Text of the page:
Not that I just found this out, but it is something I noticed; T. rex must have hunted some of the most dangerous prey ever.
-The main two ceratopsians of Hell Creek, Triceratops horridus and Torosaurus latus, each must have weighed anywhere from 5-12 tons in weight, and were armed with three horns that could prove some damage, even when its impossible for them to charge without killing themselves. They also possessed crocodilian-like armour on their flanks and might have had quills as well, which may have been used for defensive measures like porcupines. They also had bone-crunching beaks suitable for snapping more than tough plants. The other ceratopsian, Leptoceratops gracilis, could prove a threat to young tyrannosaurs, with a large bite force, omnivorous diet, and possible quills too.
-The most common ornithopod at Hell Creek, Edmontosaurus annectens, could have weighed as much as T. rex, if not more, and a stampeding herd could easily crush the predator. I can picture subadults also bucking up and kicking like horses; if that's impossible, tell me so. Thescelosaurus neglectus could only pose a small threat, possibly even to young tyrannosaurs. Might have kicked and had quills.
-The other three known marginocephalians at Hell Creek are Pachycephalosaurus wyomingensis, Sphaerotholus buchholtzae and Stygimoloch spinifer (which I consider "Dracorex" as the juvenile form of). The latter two were only eight feet long at the most, but could have easily injured a juvenile tyrannosaur, using their domed heads and spikes to ward one off. The former genus is the largest pachycephalosaur known, with the largest forms around 20-25ft long, putting it in the same length class as Torosaurus. At this size, it could still pose a threat to a hunting tyrannosaur, probably capable of breaking some bones.
-More ornithischians are found in T. rex's range. These are the ankylosaurians, and the most famous is the widely-built Ankylosaurus magniventris, and it was nearly 30-35ft long and 13,000lb in weight. With thick armor, a clubbed tail (around 100lb, if I recall correctly), and ferocious tenacity, it would have been one of the hardest prey items available. Edmontonia schlessmani is found in T. rex's range as well, and although smaller than Ankylosaurus (20-25ft), it was armored, with well, armor, that included very long, sharp, shoulder spikes that would easily gore an attacker's skin.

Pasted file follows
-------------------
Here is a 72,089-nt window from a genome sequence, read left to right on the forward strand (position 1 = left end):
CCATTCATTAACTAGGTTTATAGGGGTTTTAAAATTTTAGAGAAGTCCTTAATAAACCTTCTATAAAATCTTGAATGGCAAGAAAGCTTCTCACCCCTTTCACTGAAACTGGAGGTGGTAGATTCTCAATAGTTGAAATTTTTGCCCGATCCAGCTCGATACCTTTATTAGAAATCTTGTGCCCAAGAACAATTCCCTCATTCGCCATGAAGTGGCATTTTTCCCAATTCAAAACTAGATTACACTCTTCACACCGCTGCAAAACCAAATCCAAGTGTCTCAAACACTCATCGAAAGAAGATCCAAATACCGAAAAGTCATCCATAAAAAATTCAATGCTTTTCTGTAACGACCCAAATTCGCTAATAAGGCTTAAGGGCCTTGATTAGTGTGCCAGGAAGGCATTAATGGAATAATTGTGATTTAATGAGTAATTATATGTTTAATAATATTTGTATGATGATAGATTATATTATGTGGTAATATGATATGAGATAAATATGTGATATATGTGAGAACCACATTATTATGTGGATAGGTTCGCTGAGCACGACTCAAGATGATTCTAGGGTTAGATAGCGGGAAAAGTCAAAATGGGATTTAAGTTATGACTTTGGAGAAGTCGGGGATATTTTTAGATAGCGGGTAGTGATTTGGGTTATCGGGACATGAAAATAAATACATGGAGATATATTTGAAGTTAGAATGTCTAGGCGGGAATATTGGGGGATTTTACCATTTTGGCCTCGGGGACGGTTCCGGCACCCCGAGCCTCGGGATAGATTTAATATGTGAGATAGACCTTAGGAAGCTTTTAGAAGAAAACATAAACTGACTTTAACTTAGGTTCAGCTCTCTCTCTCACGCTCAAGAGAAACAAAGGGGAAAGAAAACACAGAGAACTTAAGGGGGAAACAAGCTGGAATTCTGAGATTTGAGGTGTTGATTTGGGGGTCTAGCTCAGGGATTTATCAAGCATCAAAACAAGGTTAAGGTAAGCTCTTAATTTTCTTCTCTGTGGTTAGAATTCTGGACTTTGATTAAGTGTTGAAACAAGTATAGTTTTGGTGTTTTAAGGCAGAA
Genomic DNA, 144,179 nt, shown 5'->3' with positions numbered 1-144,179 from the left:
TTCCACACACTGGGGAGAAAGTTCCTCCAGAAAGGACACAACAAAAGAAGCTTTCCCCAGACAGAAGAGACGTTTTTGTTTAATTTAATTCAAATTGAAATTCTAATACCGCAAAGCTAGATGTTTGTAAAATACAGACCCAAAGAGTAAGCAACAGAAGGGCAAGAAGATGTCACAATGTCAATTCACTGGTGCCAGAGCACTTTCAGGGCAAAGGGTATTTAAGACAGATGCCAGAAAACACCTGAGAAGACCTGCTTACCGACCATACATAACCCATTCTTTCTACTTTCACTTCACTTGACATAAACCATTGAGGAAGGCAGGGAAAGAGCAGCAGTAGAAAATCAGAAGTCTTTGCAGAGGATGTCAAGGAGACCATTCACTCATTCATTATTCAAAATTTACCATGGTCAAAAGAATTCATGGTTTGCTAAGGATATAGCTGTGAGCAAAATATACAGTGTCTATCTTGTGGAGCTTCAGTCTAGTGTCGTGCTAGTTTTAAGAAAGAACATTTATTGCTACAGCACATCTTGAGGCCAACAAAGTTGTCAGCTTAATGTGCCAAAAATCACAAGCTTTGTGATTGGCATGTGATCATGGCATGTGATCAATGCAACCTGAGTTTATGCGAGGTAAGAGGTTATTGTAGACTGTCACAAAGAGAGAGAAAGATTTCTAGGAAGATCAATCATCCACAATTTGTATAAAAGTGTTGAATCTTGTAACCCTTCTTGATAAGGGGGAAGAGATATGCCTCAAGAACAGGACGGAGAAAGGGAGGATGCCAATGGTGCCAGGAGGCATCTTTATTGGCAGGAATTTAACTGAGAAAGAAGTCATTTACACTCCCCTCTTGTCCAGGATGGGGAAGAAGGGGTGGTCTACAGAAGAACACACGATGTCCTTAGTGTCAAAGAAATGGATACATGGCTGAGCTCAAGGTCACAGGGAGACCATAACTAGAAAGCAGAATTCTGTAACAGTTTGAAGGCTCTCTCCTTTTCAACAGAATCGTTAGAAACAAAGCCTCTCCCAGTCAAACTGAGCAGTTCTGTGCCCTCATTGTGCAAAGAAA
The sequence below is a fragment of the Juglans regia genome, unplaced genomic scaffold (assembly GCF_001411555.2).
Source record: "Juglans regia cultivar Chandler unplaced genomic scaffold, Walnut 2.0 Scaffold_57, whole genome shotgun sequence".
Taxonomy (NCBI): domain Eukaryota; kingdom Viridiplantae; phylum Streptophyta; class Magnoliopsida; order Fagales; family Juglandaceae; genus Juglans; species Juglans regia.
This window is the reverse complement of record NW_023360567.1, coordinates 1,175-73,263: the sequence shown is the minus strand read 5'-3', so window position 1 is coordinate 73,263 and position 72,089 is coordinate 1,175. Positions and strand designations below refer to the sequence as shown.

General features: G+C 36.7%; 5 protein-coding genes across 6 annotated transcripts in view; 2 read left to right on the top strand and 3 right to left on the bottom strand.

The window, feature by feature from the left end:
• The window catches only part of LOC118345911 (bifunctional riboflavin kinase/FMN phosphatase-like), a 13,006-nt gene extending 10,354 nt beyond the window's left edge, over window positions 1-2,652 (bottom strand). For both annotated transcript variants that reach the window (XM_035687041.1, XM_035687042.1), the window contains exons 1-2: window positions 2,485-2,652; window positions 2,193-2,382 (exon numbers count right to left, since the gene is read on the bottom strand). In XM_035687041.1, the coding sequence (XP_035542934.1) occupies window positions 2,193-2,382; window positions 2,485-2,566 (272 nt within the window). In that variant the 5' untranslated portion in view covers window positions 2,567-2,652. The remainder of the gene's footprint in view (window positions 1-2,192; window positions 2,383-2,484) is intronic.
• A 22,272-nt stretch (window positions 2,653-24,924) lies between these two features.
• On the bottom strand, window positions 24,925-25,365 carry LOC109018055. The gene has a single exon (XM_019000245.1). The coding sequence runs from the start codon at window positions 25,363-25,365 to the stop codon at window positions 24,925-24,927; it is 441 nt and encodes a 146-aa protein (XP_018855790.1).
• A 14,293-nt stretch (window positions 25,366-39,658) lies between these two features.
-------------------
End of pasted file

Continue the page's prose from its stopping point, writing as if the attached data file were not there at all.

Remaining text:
-We usually don't think of theropods hunting other theropods, and think of them going after herbivorous creatures, but several theropod species were possibly prey of young tyrannosaurs. Struthiomimus sedens, 12-16ft long, would have been one of these, and it was built like an ostrich. Sadly, many people portray them, as well as duckbills, completely harmless, but this couldn't be the case. Like I said, built like an ostrich. Ostriches, and their much more dangerous cousin, cassowaries, can easily kill with one kick; Cracked.com states the ostrich kicking with the force of "2.5 Mike Tysons". An ostrich is on average around 215lbs, and when you scale it up onto a 330lb dinosaur, the damage won't be pretty.
-The other theropods that are possibly tyrannosaur prey are odd creatures; the oviraptorosaurs. Chirostenotes elegans was a 6-8ft long creature and could have kicked like an ostrich as well. I don't know much about the head strength of oviraptorosaurs, but they might have been able to bite pretty hard as well and ram with their crests, as well claw with their arms. The Triebold caegnathid, unnamed at the moment, was twice the size of the largest Chirostenotes, and would have posed even more of a threat.
-One more saurischian could have possible prey for T. rex, albeit not at Hell Creek, and a T. rex would have to be suicidal to attempt to hunt it alone. Alamosaurus sanjuanensis is the largest dinosaur known from North America (besides the extremely fragmentary Amphicoelias) and was Argentinosaurus-sized, placing it at 80-90 tons. T. rex would have had to hunt in packs to bring an adult down, and even then, it was still a danger.